An Emotional Support Animal (ESA) is an animal that provides therapeutic benefit (e.g., emotional support, comfort, companionship) to a person with a mental health or psychiatric disability (such as a serious mental health condition). An ESA is not considered a Service Animal, but under U.S. law, an emotional support animal is also not considered a pet and is generally not restricted by the type of animal.1, 2 Any domesticated animal may be considered as an ESA (e.g., cats, dogs, mice, rabbits, birds, hedgehogs, rats, minipigs, ferrets, etc.) and they can be any age. However, an ESA must be able to be manageable in public and does not create a nuisance. In this tip sheet we describe what an Emotional Support Animal is an is not as well as how someone can look into getting one.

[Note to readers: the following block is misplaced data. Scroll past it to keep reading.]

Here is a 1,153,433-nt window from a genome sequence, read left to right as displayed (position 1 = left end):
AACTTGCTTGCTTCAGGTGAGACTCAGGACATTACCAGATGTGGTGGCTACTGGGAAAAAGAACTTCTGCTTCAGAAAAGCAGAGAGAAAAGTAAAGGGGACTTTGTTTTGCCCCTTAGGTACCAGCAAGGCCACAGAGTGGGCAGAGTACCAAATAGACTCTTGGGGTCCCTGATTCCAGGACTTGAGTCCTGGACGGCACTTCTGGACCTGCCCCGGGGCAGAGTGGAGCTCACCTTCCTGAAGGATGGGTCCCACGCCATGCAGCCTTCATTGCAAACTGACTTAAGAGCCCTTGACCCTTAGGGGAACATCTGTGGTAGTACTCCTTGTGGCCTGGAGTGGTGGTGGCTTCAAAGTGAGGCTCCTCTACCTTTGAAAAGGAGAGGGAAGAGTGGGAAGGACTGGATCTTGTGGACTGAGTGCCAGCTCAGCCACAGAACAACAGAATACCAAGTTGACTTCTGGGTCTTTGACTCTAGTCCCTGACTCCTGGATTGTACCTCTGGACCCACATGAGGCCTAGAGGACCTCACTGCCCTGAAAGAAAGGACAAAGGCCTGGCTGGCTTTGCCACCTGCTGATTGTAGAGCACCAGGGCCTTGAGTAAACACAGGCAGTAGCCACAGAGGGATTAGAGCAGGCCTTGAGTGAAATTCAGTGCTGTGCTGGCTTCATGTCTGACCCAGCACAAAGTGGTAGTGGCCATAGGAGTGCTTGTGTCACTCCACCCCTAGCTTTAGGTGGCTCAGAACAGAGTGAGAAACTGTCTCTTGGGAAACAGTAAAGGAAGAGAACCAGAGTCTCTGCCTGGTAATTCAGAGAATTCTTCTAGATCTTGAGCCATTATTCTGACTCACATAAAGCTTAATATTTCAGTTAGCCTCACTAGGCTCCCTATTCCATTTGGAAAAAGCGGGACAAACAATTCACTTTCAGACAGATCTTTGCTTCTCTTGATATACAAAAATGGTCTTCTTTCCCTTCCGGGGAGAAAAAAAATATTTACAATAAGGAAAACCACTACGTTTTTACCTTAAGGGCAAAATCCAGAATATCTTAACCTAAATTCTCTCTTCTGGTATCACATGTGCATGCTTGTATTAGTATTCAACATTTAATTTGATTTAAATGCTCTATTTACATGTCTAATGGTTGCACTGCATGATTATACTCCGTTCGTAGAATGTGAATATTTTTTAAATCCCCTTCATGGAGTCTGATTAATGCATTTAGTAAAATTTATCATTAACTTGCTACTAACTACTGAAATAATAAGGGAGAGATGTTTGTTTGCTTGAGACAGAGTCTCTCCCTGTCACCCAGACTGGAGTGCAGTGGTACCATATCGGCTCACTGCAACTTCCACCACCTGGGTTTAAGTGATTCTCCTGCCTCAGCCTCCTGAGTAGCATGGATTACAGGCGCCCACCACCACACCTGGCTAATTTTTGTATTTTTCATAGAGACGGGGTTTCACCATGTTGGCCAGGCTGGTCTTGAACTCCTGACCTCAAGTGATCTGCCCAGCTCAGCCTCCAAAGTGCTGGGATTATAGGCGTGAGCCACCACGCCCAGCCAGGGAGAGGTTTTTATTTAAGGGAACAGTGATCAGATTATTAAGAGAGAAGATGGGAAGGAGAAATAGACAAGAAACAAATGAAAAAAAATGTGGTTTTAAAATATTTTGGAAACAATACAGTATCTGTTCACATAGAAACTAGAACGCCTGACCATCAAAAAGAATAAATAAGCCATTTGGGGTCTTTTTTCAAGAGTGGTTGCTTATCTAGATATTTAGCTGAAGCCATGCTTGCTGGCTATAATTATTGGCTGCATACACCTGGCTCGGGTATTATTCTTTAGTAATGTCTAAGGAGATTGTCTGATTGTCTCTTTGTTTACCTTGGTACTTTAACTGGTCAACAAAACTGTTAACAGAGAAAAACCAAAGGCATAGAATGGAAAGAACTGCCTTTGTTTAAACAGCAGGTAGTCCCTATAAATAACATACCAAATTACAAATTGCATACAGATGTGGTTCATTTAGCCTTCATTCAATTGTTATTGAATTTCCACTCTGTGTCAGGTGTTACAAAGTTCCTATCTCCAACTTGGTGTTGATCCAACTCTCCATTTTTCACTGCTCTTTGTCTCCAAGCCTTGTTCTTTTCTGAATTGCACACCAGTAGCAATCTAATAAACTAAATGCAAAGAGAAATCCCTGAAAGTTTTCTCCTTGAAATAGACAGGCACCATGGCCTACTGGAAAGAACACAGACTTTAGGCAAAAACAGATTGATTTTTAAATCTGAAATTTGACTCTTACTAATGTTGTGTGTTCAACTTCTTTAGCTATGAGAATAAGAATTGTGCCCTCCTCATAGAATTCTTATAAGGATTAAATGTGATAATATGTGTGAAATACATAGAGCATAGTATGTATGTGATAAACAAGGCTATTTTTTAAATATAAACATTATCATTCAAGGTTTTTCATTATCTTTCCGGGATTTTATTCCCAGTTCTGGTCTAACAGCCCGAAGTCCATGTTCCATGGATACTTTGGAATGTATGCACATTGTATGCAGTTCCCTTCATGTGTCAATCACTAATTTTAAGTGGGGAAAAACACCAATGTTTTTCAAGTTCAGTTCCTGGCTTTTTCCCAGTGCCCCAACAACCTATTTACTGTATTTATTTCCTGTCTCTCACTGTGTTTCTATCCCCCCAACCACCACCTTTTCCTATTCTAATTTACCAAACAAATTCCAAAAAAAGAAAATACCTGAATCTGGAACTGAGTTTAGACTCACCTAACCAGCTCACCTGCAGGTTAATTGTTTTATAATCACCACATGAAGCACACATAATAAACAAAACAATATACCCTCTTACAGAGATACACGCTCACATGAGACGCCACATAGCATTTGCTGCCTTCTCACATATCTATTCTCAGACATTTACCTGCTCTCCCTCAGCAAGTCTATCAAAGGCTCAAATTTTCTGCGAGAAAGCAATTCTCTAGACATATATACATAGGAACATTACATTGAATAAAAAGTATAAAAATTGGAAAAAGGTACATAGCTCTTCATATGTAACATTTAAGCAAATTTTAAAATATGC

See also the companion tip sheet: Can I Bring My Emotional Support Animal to College with Me?
Rehabilitation/Recovery, Transition Age Youth
Emotional Support Animals, ESA, pets, service dogs, mental health, therapy animal, service animal, young adults
Gatesy-Davis A. Emotional Support Animals: The Basics. Psychiatry Information in Brief 2021;18(4):1169. https://doi.org/10.7191/pib.1169. Retrieved from https://escholarship.umassmed.edu/pib/vol18/iss4/1
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